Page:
Style guide for writers

Understand the WorkSafe style and use these guidelines to check that your writing is on brand.


About this style guide

In most cases WorkSafe follows the GOV.AU style guide for website content, with a few minor differences. The GOV.AU guide provides the most up to date information about accessibility and inclusivity, and writing for search engines - it's essential that you read and understand this.

WorkSafe's website administrators use this style guide to proof content before it's published. It's important that you follow the rules outlined inside it.

If there's anything that you can't find in the WorkSafe style guide, check the GOV.AU style guide.

WorkSafe tone

Persona: The advisor

We’re not just a regulator. We provide useful advice and information for workers and employers to take notice of and act on. Our conduct is professional and our expertise is respected. We celebrate great initiatives, but we’re direct and authoritative when the topic is serious.

Tone of voice

The words you choose and the way you use them is one of the most important brand elements at your disposal. We use four principles to guide the way our brand speaks.


We avoid jargon and keep things concise. Workplace safety can be complex so everything we say should be said with simplicity and clarity.


We are inclusive for all Victorians. When we speak we show that we’re open-minded and respectful. 


We’re sincere in our intention and serious in our conviction. What we say impacts lives. We’re always honest, upfront and never misleading or sensationalist.


We write with authority and we’re confident that our messages are well founded and need to be heard.


Active voice

Use the active voice. It requires fewer words, is less ambiguous and puts the focus of the sentence on its first component, eg:

  • Use adjustable height trolleys when putting stock out.
  • When putting stock out, adjustable height trolleys should be used to move items.

Reading age

Aim for year 6 (age 12) reading level. Readability helps everyone, even people with specialist knowledge. When readability is good, people understand information and complete tasks more easily.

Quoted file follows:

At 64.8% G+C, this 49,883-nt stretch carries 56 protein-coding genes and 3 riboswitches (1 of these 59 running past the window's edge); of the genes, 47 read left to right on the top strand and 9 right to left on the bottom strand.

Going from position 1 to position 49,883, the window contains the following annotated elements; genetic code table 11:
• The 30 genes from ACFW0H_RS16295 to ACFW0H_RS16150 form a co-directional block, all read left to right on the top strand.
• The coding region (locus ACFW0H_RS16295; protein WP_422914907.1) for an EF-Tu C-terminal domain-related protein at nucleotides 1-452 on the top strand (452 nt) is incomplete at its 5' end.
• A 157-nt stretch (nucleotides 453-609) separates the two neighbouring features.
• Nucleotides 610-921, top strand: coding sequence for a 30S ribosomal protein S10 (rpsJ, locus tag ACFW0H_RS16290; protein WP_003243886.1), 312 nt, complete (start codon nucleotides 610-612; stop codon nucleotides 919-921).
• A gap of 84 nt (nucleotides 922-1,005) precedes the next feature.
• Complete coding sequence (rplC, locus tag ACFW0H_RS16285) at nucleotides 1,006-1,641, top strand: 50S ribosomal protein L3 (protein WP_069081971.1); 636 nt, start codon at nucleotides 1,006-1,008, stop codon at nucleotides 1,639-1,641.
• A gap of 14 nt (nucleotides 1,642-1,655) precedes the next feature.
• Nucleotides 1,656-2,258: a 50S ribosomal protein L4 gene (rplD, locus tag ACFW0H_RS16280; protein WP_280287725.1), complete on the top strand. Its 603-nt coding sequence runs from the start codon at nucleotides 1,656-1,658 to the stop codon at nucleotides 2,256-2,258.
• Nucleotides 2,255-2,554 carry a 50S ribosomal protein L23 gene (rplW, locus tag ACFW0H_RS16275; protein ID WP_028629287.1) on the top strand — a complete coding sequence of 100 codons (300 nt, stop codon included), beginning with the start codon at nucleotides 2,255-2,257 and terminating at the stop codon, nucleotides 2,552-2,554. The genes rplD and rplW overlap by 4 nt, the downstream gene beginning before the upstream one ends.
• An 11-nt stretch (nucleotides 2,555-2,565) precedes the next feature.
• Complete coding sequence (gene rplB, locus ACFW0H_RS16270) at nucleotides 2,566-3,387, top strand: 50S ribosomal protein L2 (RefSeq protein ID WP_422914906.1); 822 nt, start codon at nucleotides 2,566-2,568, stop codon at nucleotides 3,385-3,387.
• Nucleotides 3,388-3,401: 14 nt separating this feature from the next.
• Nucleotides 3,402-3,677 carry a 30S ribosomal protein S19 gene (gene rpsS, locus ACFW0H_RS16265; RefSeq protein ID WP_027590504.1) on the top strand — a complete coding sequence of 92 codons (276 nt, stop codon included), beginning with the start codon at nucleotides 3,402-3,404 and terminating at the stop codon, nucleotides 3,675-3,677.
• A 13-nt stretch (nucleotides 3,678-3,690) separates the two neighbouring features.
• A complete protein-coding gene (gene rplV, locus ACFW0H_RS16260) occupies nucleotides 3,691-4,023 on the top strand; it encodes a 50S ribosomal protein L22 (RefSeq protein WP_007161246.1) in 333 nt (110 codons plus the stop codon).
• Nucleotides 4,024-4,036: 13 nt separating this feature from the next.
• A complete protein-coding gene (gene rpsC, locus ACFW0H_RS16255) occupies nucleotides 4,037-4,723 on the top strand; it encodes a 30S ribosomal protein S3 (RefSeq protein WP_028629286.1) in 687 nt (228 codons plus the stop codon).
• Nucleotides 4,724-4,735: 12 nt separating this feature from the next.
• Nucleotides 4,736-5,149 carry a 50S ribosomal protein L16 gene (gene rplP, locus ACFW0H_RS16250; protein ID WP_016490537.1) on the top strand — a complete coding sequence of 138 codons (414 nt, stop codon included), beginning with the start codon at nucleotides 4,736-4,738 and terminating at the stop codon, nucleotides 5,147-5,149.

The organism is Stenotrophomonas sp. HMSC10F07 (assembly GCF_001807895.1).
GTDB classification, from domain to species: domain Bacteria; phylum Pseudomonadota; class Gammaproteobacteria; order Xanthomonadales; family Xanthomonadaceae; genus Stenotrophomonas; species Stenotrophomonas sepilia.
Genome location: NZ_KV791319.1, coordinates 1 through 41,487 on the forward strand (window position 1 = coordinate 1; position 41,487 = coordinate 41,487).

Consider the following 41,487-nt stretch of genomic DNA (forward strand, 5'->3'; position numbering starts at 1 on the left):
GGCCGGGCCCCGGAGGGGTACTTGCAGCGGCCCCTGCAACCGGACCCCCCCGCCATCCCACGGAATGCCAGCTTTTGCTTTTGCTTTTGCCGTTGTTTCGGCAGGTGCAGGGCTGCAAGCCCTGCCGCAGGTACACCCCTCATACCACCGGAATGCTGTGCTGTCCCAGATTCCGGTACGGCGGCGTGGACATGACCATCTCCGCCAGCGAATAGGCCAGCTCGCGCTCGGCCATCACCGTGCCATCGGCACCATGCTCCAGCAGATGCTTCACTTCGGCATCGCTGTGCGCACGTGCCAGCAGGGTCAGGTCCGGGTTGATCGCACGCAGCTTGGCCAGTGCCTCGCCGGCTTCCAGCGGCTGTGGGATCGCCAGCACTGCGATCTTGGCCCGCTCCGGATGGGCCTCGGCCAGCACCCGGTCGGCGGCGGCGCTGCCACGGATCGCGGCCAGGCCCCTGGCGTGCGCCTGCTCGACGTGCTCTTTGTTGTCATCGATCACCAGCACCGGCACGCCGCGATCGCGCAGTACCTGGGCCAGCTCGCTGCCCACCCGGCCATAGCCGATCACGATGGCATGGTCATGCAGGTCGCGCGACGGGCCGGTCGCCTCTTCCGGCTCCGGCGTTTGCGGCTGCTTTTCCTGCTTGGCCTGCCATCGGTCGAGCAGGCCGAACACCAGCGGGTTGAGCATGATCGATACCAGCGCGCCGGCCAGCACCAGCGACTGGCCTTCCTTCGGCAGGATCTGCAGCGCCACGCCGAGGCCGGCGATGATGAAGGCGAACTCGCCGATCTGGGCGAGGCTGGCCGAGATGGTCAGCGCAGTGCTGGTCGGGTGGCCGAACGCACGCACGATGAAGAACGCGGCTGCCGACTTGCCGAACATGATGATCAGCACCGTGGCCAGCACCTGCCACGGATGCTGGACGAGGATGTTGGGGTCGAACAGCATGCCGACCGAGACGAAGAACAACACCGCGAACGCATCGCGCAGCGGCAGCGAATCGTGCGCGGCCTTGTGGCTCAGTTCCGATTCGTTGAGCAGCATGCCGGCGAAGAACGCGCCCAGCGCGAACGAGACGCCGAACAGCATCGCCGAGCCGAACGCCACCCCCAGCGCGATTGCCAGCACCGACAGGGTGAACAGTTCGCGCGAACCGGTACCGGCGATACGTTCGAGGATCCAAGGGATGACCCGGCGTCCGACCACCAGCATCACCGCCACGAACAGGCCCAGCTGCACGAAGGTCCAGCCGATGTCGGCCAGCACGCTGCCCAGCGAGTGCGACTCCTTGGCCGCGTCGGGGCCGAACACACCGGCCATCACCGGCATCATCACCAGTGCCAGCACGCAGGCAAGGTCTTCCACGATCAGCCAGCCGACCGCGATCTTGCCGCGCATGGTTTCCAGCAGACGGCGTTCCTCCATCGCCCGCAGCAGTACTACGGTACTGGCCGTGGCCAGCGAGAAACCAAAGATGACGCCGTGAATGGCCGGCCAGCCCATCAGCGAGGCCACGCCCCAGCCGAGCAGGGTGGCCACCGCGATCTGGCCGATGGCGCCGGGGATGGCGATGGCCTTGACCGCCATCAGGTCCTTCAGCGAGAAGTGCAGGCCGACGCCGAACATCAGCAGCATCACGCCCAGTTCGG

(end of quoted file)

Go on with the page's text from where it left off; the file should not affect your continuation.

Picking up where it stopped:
You can test reading age with readability tools in Microsoft Word or using Hemingway Editor.

However, reading age is only one measure of readability. Balance it with things like comprehension, sense and findability. Sometimes technical words are better, if your users know them. Test your content with real users to ensure they understand the words you’ve chosen.


Address the reader as 'you' where possible, eg 'you can contact WorkSafe by phone and email.'

Format and structure

Bold, italics and underline

Avoid using bolditalics or underline in online text.

Screen readers interpret italics in different ways and readers with dyslexia can find italics very difficult to read.

In the past it was common to use italics for these purposes, but you should now use Title Case instead:

  • book titles, newspapers, periodicals and publications
  • the names of films, plays, songs, television and radio programs

Underlined words are used to signify an inline link on websites. They shouldn't be used for any other purpose because it's confusing for readers.

As a side note, remember that WorkSafe doesn't use inline links on its websites - see links.


Keep capital letters to a minimum, because they slow down reading online. Never use block capitals for emphasis. PEOPLE MIGHT THINK YOU’RE SHOUTING.

Sentence case

Sentence case means you capitalise only the first word. Use sentence case for headings and links.

  • How to make a claim
  • Incident notification form

Title case